|Pie tax ensures that the chips are down for Dover
By Rick Broadbent and Andrew Stucken The Times December 14th 2004
Eating a festering pie at a football ground has long been regarded as the fat man’s extreme sport, but the VAT man has weighed into the argument about the true value of this much-maligned institution.
In a move that has pushed Dover Athletic, the Ryman League premier division club, to the brink of closure and sounded a warning to clubs the length and breadth of the country, tax inspectors are demanding their pound of flesh for every quarter-pounder sold. Clubs who believed that the sale of hot food and drink was VAT-free have been told that notion is pie in the sky. For many, it is no joke.
The problem surfaced when Dover had a routine VAT inspection in October. Misguidedly thinking that hot food sales were zero-rated, they were shocked to be hit by a bill for £13,000, dating back to 2001, under regulation 709/1.
Dover were already facing a demand for £23,000 under a clause in their Company Voluntary Arrangement and have launched a frantic appeal to raise all the money by December 31 or face the prospect of a winding-up order.
Since news of their plight broke, the hastily formed Dover Athletic Fighting Fund has been taking calls from
worried treasurers, accountants and pie-eaters around the country. Even clubs from the Coca-Cola Championship have reportedly been in touch. A Zurich Premiership rugby union club is also understood to have privately admitted to the same transgression, as have a number of other non-league football clubs.
Manchester United are in the clear, however, with Mike Wells, the chief accountant at Old Trafford, confirming that their club’s culinary mishaps have been confined to the post-match buffet. “Pretty much everything we sell inside the stadium is VAT-able,” he said. “Customs would probably argue the premises even include the car parks. The only way to avoid VAT would be to consume the products in the road outside.”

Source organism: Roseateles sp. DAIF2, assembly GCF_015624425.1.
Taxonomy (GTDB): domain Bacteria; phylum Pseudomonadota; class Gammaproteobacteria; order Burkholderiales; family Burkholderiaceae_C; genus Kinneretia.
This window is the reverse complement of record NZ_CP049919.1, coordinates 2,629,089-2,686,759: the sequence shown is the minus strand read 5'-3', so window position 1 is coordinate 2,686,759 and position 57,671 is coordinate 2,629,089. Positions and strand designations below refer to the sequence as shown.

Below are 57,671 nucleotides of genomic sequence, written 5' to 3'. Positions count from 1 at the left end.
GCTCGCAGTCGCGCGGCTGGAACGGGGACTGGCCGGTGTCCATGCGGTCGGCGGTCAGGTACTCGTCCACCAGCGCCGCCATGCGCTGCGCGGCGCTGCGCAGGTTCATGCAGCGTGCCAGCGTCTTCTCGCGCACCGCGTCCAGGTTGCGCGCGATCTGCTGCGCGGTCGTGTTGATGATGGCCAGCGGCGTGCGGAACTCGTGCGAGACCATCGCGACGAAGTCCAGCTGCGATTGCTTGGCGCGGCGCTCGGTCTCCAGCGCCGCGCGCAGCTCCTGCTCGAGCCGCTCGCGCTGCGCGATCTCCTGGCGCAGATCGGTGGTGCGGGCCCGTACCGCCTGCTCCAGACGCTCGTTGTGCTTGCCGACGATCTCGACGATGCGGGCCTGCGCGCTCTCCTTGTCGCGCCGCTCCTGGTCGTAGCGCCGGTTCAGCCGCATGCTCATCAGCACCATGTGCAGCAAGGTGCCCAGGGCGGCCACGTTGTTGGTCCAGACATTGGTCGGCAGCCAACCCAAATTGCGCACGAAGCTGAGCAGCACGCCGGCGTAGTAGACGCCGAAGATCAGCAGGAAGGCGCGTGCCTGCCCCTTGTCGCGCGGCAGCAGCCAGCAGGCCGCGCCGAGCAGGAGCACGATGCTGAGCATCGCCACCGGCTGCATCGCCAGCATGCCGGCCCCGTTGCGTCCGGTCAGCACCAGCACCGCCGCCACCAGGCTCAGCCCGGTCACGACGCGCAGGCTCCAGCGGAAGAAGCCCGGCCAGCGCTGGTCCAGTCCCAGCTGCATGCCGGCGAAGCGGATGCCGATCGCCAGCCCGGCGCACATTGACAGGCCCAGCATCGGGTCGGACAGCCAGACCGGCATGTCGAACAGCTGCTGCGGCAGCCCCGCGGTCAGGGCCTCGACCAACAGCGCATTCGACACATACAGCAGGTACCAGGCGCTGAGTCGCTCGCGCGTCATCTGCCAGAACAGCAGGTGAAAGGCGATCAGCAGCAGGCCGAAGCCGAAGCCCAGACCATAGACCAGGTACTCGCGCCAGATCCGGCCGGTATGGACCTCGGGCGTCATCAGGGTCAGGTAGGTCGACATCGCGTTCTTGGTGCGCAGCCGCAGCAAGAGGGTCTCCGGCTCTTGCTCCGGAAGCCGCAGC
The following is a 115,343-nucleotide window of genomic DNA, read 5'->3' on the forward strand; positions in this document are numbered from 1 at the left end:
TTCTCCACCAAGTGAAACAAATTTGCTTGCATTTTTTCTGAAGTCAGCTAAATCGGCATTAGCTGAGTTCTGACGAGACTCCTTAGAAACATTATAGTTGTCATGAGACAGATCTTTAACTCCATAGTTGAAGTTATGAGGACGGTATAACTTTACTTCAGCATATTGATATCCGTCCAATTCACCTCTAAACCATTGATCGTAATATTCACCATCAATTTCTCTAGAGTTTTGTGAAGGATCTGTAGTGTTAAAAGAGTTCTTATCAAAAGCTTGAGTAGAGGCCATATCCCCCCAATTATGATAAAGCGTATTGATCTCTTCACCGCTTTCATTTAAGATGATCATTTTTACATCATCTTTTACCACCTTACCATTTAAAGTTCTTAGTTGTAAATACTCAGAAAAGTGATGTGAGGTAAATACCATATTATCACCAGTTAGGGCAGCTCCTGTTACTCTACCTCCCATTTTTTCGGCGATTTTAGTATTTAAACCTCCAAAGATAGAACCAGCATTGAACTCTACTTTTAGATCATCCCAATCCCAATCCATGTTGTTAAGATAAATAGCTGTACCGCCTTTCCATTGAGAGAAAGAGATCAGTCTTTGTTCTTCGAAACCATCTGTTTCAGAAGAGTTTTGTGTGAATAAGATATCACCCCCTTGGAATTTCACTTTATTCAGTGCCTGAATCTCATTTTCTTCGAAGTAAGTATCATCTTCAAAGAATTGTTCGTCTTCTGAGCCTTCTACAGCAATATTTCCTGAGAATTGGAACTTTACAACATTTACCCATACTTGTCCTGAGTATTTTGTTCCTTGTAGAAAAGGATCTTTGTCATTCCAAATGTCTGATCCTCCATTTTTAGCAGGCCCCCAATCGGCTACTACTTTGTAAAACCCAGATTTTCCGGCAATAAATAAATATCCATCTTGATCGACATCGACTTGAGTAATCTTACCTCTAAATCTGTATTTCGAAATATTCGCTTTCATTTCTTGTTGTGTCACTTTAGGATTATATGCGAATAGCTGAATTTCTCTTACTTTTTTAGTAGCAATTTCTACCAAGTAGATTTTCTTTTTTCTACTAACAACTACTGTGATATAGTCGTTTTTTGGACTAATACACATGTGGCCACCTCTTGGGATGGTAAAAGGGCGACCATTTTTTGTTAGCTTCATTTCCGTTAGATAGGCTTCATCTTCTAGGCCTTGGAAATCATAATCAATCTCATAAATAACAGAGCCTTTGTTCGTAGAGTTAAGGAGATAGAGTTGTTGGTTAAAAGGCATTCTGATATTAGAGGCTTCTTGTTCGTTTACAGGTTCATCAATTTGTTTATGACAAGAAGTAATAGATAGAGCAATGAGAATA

The claim by some Dover fans that the fare served up at their Crabble ground is not food and therefore deserves to be exempt has fallen on deaf ears. A Customs and Excise spokesperson said: “Hot food for consumption and takeaway is standard-rated and has been for some time. But Customs and Excise will always work to reach a reasonable settlement.”
The community has rallied to Dover’s aid and the Fighting Fund stands at £21,000 after just a fortnight. Politicians from all parties are also getting involved and Gwyn Prosser, the MP for Dover and Deal, raised the matter in the House of Commons last week.
Dover owe about £4 per fan per season for unpaid VAT on hot takeaway food and drink. On that basis, a club averaging crowds of 500 over 30 home matches per season would owe £6,000 for the same three-year period, while gates of 50,000 would create a £600,000 shortfall.
For the punter seeking some pre-match stomach lining, it promises to be a cold Christmas at the club kiosk.
Link to article on The Times website